Methamphetamine production also involves many other easily obtained chemicals that are hazardous, such as acetone, anhydrous ammonia (fertilizer), ether, red phosphorus, and lithium. Toxicity from these chemicals can remain in the environment around a methamphetamine production lab long after the lab has been shut down, causing a wide range of damaging effects on health. Because of these dangers, the U.S. Environmental Protection Agency has guided the cleanup and remediation of methamphetamine labs.

How is Methamphetamine Different from Other Stimulants, such as cocaine?

 The methamphetamine molecule is structurally similar to amphetamine and to the neurotransmitter dopamine. This brain chemical is vital in regulating reward, but it differs from cocaine. Although these stimulants have similar behavioral and physiological effects, there are some significant differences in the basic mechanisms of how they work.
In contrast to cocaine, which is quickly removed from and almost completely metabolized in the body, methamphetamine has a much longer duration of action, and a more significant percentage of the drug remains unchanged. Methamphetamine, therefore, remains in the brain longer, leading to prolonged stimulant effects. Although both methamphetamine and cocaine increase levels of dopamine, the administration of methamphetamine in animal studies leads to much higher levels of dopamine because nerve cells respond differently to the two drugs. Cocaine prolongs dopamine actions in the brain by blocking the re-absorption (reuptake) of the neurotransmitter by signaling nerve cells. At low doses, methamphetamine also blocks the reuptake of dopamine. However, it also increases the release of dopamine, leading to much higher concentrations in the synapse (the gap between neurons), which can be toxic to nerve terminals.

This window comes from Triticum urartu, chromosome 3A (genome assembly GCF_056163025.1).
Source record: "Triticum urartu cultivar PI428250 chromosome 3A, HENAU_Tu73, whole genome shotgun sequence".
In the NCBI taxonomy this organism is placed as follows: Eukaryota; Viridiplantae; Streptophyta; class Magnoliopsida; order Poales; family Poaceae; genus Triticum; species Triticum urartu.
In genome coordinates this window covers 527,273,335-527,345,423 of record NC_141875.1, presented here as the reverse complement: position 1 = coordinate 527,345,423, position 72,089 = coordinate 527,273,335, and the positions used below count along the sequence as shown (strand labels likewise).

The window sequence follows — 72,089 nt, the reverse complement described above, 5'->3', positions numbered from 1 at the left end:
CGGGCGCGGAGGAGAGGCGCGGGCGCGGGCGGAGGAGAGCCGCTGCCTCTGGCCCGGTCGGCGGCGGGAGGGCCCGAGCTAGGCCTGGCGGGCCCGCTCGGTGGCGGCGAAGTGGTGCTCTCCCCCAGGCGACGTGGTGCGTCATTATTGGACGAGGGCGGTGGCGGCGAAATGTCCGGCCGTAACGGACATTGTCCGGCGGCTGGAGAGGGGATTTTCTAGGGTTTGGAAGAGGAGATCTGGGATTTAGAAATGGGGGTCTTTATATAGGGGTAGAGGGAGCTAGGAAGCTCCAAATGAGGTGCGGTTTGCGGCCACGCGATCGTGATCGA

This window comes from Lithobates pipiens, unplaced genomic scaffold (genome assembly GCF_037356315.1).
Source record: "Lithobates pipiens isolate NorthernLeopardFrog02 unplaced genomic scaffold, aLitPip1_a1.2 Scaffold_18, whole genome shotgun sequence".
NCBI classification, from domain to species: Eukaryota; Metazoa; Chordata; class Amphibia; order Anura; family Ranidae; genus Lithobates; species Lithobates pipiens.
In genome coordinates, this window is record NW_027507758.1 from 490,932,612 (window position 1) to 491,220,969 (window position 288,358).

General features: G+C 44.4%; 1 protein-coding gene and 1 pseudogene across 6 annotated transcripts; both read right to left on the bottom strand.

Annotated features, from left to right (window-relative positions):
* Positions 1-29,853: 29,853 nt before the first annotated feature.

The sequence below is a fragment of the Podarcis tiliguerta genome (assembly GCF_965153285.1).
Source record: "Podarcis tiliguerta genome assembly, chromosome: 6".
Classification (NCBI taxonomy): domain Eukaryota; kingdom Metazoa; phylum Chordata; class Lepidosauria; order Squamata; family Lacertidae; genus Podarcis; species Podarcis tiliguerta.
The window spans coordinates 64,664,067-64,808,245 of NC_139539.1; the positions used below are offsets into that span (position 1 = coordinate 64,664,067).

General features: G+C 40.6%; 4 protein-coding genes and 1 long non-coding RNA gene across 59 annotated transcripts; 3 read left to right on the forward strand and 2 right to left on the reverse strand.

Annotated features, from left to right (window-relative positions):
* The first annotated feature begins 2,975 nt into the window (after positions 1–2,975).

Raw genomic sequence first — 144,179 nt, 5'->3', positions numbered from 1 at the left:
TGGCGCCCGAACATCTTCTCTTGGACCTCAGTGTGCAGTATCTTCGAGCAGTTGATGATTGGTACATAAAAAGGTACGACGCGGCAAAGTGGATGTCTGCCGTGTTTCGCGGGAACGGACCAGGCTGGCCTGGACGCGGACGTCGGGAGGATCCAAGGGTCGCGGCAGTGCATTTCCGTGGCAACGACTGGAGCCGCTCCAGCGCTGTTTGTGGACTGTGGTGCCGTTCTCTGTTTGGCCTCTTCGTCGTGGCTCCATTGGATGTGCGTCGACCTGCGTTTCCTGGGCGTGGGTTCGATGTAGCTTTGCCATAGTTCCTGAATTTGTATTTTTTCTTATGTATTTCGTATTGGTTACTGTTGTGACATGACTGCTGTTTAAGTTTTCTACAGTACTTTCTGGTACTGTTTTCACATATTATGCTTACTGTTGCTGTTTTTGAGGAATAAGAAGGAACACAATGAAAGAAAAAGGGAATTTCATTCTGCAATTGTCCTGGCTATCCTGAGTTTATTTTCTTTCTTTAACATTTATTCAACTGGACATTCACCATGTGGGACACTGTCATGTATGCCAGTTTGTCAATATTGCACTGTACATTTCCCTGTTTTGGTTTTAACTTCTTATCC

Figure 1. Methamphetamine versus Cocaine 
                                 Methamphetamine                           Cocaine
Stimulant   Stimulant and local anesthetic
Smoking produces a long-lasting highSmoking produces a brief high
50% of the drug is removed from the body in 12 hours50% of the drug is removed from the body in 1 hour
Increases dopamine release and blocks dopamine re-uptakeBlocks dopamine re-uptake
Limited medical use for ADHD, narcolepsy, and weight loss Limited medical use as a local anesthetic in some surgical procedures

What Are the Immediate (short-term) Effects of Methamphetamine Abuse?

 As a powerful stimulant, methamphetamine, even in small doses, can increase wakefulness and physical activity and decrease appetite. Methamphetamine can also cause cardiovascular problems, including rapid heart rate, irregular heartbeat, and increased blood pressure. Hyperthermia (elevated body temperature) and convulsions may occur with methamphetamine overdose and, if not treated immediately, can result in death.

  Most of the pleasurable effects of methamphetamine are believed to result from the release of very high levels of the neurotransmitter dopamine. Dopamine is involved in motivation, the experience of pleasure, and motor function and is a common mechanism of action for most drugs of abuse. The elevated release of dopamine produced by methamphetamine is also thought to contribute to the drug’s deleterious effects on nerve terminals in the brain.

Short-term effects may include:

What Are the Long-Term Effects of Methamphetamine Abuse?

 Long-term methamphetamine abuse has many negative consequences, including addiction. Addiction is a chronic, relapsing disease characterized by compulsive drug seeking and use accompanied by functional and molecular changes in the brain.